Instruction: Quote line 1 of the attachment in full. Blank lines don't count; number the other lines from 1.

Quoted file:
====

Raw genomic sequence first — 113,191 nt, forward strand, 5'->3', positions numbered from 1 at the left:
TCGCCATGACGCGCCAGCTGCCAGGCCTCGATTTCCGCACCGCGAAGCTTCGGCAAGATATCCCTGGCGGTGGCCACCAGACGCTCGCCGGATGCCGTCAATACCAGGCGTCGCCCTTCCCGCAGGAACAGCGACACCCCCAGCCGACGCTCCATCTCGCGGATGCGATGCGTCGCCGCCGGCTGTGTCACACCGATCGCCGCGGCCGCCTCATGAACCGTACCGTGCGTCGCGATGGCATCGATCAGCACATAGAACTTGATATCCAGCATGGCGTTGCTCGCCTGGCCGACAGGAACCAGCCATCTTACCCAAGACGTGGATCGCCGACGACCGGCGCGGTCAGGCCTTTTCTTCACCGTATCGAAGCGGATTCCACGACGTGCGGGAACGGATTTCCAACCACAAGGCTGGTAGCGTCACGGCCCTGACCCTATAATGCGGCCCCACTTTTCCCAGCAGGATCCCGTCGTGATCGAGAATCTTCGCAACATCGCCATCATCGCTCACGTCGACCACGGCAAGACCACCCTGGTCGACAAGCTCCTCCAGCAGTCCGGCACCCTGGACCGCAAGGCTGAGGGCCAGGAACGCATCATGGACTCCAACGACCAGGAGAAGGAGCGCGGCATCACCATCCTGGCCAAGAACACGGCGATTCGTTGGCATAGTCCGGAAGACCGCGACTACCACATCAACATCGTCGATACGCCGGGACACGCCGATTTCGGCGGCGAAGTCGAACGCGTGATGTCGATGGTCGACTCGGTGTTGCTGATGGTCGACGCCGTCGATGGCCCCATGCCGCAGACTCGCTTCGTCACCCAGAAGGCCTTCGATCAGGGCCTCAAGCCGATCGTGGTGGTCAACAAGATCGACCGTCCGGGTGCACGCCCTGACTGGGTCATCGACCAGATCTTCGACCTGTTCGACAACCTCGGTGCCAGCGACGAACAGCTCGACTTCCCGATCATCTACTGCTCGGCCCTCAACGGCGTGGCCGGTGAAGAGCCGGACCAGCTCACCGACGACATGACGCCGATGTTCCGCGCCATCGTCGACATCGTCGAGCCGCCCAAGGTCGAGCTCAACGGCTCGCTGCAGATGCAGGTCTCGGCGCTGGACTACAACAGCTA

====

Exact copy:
Raw genomic sequence first — 113,191 nt, forward strand, 5'->3', positions numbered from 1 at the left: